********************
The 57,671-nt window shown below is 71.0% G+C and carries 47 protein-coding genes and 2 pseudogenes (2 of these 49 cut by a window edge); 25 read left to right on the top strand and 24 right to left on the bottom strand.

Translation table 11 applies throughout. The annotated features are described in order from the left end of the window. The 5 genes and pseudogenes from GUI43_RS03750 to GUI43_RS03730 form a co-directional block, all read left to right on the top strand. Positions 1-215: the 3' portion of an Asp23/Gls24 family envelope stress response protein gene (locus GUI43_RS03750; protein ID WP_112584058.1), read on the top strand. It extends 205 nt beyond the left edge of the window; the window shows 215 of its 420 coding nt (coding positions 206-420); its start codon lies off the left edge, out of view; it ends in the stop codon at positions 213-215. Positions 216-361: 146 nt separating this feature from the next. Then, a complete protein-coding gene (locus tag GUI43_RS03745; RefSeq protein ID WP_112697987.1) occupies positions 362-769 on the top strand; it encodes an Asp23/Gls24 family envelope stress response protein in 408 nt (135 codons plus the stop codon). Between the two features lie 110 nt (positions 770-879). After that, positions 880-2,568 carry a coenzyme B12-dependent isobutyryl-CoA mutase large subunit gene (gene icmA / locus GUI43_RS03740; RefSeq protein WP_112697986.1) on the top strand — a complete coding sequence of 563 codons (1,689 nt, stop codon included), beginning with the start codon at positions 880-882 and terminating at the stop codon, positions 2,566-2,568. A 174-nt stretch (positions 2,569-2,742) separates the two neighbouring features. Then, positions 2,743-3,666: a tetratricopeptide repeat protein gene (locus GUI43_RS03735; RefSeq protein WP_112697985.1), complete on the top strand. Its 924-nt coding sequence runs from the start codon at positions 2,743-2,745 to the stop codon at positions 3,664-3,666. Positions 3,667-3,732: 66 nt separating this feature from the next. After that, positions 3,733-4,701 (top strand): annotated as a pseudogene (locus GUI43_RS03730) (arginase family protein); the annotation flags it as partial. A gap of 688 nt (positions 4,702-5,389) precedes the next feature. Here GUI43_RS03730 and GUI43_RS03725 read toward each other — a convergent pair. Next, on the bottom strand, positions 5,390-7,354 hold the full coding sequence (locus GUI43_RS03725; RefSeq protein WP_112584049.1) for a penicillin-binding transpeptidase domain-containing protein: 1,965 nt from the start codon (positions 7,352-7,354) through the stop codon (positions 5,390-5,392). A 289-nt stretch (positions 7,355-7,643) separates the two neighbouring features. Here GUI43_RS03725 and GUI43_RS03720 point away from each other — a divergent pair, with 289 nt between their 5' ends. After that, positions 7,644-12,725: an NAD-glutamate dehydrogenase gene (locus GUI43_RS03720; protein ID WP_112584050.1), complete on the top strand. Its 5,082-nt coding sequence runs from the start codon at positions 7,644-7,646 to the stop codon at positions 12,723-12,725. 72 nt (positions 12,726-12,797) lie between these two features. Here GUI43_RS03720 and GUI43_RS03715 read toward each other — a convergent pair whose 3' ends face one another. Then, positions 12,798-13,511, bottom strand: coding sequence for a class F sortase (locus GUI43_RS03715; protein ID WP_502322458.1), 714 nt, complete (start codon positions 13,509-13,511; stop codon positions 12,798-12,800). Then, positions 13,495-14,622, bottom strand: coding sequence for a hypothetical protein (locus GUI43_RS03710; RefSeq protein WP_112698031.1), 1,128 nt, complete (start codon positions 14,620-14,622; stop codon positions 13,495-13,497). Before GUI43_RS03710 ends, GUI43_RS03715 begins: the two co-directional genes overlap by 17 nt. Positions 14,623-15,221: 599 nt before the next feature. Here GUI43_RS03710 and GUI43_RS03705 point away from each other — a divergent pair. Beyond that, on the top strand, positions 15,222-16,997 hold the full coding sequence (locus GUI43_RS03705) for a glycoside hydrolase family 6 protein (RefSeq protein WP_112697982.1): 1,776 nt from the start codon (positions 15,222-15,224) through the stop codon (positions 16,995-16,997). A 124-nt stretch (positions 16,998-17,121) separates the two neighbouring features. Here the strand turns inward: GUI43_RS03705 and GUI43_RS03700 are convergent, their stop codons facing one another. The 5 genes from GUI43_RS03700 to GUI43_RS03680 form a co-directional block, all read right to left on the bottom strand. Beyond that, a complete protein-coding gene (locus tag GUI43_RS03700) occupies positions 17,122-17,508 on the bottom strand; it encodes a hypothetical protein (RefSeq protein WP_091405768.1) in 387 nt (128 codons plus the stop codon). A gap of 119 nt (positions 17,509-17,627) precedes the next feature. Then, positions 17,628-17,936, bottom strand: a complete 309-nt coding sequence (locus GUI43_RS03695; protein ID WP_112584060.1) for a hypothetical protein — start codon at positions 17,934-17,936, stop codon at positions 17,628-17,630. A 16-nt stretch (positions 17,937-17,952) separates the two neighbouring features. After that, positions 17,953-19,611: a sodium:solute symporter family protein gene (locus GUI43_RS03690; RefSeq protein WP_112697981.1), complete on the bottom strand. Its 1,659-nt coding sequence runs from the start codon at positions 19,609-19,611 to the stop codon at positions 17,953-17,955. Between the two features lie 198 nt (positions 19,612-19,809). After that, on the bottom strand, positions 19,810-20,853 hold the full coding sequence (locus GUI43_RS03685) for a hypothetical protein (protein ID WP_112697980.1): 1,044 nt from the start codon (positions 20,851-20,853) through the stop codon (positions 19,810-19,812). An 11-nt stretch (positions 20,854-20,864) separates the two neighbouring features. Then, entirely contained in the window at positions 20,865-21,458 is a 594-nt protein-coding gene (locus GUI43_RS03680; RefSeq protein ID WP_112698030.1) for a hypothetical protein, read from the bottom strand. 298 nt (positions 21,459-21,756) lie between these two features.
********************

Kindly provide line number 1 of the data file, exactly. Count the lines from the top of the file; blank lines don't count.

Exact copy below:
The 57,671-nt window shown below is 71.0% G+C and carries 47 protein-coding genes and 2 pseudogenes (2 of these 49 cut by a window edge); 25 read left to right on the top strand and 24 right to left on the bottom strand.